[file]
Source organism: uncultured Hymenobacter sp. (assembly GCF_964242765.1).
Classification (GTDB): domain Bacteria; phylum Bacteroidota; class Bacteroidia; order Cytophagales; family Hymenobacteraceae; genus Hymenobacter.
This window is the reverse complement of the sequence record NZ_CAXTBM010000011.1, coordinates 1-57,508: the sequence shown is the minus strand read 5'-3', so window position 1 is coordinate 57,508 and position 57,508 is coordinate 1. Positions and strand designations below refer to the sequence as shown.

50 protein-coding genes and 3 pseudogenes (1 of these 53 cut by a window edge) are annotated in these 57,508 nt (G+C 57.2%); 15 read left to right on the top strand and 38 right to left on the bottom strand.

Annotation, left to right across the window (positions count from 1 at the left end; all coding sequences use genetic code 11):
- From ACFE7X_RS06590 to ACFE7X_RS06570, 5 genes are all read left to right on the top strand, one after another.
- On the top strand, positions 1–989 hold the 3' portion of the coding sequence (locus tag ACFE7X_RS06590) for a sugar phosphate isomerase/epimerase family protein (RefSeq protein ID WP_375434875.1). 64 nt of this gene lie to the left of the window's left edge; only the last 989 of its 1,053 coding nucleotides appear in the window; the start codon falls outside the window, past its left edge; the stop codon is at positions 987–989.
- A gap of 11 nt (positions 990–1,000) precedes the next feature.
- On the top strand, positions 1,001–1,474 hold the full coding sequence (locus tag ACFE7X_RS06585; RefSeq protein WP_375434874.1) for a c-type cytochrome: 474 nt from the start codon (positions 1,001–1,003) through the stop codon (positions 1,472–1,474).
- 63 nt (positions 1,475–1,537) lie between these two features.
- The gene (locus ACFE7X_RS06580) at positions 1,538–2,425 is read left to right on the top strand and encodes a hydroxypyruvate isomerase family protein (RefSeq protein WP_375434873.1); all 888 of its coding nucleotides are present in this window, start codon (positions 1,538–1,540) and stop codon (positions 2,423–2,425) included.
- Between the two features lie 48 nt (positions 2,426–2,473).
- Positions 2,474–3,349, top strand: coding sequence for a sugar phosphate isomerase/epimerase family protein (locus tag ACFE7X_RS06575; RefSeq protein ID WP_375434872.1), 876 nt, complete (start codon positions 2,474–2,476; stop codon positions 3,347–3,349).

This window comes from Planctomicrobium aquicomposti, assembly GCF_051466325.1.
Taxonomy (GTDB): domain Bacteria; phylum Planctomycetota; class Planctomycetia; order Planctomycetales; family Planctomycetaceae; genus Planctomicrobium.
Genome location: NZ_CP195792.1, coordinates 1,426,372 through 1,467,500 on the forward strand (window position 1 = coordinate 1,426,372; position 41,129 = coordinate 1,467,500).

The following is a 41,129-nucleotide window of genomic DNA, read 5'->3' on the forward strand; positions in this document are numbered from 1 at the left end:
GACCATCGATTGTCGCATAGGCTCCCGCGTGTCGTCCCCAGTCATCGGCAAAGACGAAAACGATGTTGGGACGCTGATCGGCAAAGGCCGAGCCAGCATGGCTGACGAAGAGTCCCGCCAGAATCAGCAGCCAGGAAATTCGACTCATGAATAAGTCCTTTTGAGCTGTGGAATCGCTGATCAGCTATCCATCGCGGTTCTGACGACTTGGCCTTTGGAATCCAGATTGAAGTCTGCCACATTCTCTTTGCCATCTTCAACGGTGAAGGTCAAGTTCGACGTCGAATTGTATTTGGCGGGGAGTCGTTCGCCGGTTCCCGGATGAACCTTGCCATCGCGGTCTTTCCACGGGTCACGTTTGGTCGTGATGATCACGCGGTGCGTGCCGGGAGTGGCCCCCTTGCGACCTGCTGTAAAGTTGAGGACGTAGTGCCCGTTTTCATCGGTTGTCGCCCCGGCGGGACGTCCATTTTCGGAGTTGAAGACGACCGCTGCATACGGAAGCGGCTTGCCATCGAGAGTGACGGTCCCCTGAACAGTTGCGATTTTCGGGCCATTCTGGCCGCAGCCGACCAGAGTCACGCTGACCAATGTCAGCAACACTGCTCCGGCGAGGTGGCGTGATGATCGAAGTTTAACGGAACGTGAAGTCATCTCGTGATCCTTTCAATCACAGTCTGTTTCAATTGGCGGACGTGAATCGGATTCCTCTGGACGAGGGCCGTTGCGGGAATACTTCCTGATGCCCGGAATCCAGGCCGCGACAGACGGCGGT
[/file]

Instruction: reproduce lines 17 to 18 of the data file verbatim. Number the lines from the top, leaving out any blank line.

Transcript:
The following is a 41,129-nucleotide window of genomic DNA, read 5'->3' on the forward strand; positions in this document are numbered from 1 at the left end:
GACCATCGATTGTCGCATAGGCTCCCGCGTGTCGTCCCCAGTCATCGGCAAAGACGAAAACGATGTTGGGACGCTGATCGGCAAAGGCCGAGCCAGCATGGCTGACGAAGAGTCCCGCCAGAATCAGCAGCCAGGAAATTCGACTCATGAATAAGTCCTTTTGAGCTGTGGAATCGCTGATCAGCTATCCATCGCGGTTCTGACGACTTGGCCTTTGGAATCCAGATTGAAGTCTGCCACATTCTCTTTGCCATCTTCAACGGTGAAGGTCAAGTTCGACGTCGAATTGTATTTGGCGGGGAGTCGTTCGCCGGTTCCCGGATGAACCTTGCCATCGCGGTCTTTCCACGGGTCACGTTTGGTCGTGATGATCACGCGGTGCGTGCCGGGAGTGGCCCCCTTGCGACCTGCTGTAAAGTTGAGGACGTAGTGCCCGTTTTCATCGGTTGTCGCCCCGGCGGGACGTCCATTTTCGGAGTTGAAGACGACCGCTGCATACGGAAGCGGCTTGCCATCGAGAGTGACGGTCCCCTGAACAGTTGCGATTTTCGGGCCATTCTGGCCGCAGCCGACCAGAGTCACGCTGACCAATGTCAGCAACACTGCTCCGGCGAGGTGGCGTGATGATCGAAGTTTAACGGAACGTGAAGTCATCTCGTGATCCTTTCAATCACAGTCTGTTTCAATTGGCGGACGTGAATCGGATTCCTCTGGACGAGGGCCGTTGCGGGAATACTTCCTGATGCCCGGAATCCAGGCCGCGACAGACGGCGGT